Stretching for 2.7 kilometres in width, the chain of waterfalls varies in height from 60 to 82 metres making them nearly twice as tall as the Niagara Falls and nearly three times as wide. Although the Victoria Falls are taller than Iguazu it is this width of the South American Falls that is so spectacular as the whole panorama appears to be filled with cascading waterfalls.
The Iguazu Falls became a UNESCO World Heritage Site in 1984 and was selected as one of the winners of the New Seven Wonders of Nature competition in 2011, yet they remain surprisingly unknown. It is probably the remote location of the Falls that has kept them from being more popular, however, this is also what makes them so special. Instead of being surrounded by casinos, hotels, fast food restaurants and theme parks, the Iguazu Falls are located in one of the few remaining inland rainforests in South America. The lush, subtropical national parks of the Atlantic rainforest which surrounds the Falls are teeming with wildlife and have been preserved by both Argentina and Brazil. This is a haven for more than 2,000 plant species, about 400 bird species, 80 types of mammals and countless insects and invertebrate.
It might be more of an effort to get to the Iguazu Falls, but when you arrive there they more than make up for it. The Iguazu Falls are not a place you could only spend a couple of hours visiting and tick them off your bucket list – they demand so much more than that! With totally different viewing experiences from either side of the Falls you can easily spend two days viewing them, and after that there’s so much to see in the rainforest as well.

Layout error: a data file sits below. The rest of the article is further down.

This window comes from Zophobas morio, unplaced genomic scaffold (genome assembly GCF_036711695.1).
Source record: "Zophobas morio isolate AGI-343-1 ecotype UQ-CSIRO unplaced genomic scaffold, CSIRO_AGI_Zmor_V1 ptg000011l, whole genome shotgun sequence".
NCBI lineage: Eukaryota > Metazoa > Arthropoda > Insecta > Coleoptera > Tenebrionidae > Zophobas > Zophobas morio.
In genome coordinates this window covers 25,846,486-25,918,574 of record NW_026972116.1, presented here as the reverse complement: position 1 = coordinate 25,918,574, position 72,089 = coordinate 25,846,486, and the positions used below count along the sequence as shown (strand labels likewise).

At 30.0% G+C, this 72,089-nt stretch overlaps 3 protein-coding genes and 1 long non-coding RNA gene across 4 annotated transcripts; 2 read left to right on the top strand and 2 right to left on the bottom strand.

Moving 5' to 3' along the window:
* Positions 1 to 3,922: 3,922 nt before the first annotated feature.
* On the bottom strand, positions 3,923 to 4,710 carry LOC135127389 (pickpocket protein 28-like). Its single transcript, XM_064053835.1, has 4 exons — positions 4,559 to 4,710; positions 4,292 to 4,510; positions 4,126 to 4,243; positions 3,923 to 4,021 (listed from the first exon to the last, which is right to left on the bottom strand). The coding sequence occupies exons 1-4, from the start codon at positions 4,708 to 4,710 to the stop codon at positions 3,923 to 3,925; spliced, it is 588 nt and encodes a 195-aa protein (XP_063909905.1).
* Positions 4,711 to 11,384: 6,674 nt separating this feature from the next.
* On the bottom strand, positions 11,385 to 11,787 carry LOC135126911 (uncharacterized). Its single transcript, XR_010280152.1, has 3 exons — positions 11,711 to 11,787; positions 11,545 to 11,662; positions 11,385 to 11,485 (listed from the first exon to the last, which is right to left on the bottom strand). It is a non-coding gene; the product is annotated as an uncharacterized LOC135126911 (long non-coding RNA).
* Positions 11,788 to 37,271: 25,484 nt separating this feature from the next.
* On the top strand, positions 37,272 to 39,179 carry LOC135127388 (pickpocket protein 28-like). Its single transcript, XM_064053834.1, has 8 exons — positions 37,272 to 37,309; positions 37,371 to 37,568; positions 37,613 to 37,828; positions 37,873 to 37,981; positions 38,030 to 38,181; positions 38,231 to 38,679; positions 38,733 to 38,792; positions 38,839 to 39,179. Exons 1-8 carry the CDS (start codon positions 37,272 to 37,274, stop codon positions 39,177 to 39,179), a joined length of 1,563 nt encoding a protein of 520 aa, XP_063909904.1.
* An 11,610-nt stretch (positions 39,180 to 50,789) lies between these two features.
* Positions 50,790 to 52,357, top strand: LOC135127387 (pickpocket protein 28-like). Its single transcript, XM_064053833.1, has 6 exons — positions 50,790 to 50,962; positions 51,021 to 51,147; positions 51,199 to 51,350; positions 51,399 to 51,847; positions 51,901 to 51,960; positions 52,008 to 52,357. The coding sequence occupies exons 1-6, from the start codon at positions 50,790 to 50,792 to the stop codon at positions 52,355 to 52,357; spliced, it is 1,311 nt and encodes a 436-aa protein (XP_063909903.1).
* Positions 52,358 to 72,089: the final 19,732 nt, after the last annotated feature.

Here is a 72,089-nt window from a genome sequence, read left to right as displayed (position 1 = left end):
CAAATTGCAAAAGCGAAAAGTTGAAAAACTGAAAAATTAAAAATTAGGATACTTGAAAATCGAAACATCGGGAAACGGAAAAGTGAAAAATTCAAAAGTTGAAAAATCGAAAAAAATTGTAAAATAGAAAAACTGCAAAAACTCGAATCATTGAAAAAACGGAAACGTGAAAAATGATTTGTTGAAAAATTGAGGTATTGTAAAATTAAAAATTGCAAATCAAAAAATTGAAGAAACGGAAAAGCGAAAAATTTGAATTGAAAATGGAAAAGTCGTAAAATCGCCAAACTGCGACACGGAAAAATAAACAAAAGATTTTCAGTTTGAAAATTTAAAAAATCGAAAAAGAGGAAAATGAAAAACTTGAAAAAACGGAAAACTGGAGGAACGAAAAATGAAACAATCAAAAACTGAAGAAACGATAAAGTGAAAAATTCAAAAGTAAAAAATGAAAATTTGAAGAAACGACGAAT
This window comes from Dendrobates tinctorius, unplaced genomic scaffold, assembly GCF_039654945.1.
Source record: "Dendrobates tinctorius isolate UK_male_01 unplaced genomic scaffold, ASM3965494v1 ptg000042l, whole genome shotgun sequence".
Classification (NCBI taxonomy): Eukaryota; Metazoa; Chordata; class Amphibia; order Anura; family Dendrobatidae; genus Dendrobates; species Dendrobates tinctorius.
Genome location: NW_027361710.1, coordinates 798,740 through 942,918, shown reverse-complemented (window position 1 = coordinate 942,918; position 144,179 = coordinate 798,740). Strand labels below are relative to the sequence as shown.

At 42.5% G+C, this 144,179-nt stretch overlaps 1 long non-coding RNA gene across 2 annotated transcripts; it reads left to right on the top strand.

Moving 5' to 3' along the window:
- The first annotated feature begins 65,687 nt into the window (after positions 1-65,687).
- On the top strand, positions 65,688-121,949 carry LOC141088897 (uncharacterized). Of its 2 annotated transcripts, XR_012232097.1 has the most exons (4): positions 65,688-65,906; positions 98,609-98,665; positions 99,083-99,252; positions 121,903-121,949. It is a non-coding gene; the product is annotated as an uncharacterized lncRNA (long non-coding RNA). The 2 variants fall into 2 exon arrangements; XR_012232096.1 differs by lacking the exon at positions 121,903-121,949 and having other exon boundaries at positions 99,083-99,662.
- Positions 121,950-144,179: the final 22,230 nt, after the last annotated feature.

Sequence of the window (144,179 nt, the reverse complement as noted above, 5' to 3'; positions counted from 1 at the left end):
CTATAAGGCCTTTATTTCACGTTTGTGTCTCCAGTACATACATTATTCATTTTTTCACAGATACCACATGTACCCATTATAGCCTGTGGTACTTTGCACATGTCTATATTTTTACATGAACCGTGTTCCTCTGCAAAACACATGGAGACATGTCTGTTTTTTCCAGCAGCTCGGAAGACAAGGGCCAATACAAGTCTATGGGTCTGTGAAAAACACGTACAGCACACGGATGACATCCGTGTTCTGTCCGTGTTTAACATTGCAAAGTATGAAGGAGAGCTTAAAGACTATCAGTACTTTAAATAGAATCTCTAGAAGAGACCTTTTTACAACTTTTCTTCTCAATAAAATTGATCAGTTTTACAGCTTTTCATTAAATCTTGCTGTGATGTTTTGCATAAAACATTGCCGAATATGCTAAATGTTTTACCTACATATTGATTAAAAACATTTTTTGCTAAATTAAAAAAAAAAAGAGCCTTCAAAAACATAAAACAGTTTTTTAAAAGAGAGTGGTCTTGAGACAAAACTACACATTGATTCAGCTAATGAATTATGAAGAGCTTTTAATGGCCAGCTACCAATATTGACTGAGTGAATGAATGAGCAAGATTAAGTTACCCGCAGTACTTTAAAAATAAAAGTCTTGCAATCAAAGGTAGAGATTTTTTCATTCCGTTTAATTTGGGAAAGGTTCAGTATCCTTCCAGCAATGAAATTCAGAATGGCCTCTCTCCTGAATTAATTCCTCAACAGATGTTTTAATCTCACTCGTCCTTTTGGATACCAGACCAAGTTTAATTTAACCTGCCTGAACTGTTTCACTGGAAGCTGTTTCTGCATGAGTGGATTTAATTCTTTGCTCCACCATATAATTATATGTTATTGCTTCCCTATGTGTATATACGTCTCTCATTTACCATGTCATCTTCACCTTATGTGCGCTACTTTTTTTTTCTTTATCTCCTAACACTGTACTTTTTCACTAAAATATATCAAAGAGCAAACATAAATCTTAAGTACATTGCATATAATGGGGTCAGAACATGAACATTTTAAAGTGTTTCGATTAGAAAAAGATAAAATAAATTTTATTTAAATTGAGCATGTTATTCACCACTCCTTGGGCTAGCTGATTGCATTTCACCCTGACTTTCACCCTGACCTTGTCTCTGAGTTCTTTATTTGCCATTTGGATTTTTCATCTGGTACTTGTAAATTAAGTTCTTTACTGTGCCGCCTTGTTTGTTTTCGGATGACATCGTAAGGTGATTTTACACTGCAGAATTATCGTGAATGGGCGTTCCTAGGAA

The network of walkways on the Argentinian side take you right out over the water to the edge of some of the falls – sometimes just an arm’s length away – so you can witness the Falls looking down from over the top. You can get close to the most famous falls, the Devil’s Throat, as well as a number of smaller waterfalls, and easily spend a day wandering around and getting soaking wet!
Shaped like a horseshoe, the Devil’s Throat is the largest waterfall in the whole system and with its’ drop of more than 80m it creates a permanent cloud of mist. You can also take a speedboat to the Falls, but be prepared to get really wet as the boats take you right under them!
On the Brazilian side of the Falls you can enjoy a more complete view of the Falls. From the shorter network of walkways, you may be further from the water but you will be able to enjoy a spectacular panoramic view. The view of the Devil’s Throat from this side is quite dramatic as the Lower Balcony takes you almost to the face of the Falls.
The amount of water pouring from these falls into the Iguazu River is equally staggering. On average, about 1,500 cubic meters of water flows every second. Depending on the time of the year, the rate of water flow can be as much as 13,000 cubic meters per second — enough to fill five Olympic swimming pools — especially during the rainy months of November to March!
So make sure any trip you plan to Argentina or Brazil includes a few days visiting these magnificent Falls. From Buenos Aires it is a 90-minute flight to Puerto Iguazu on the Argentinean side and from Rio de Janeiro it takes two hours to fly to the Brazilian town of Foz de Iguacu.
Take a look at some of our favourite South American itineraries that offer a visit to these impressive falls.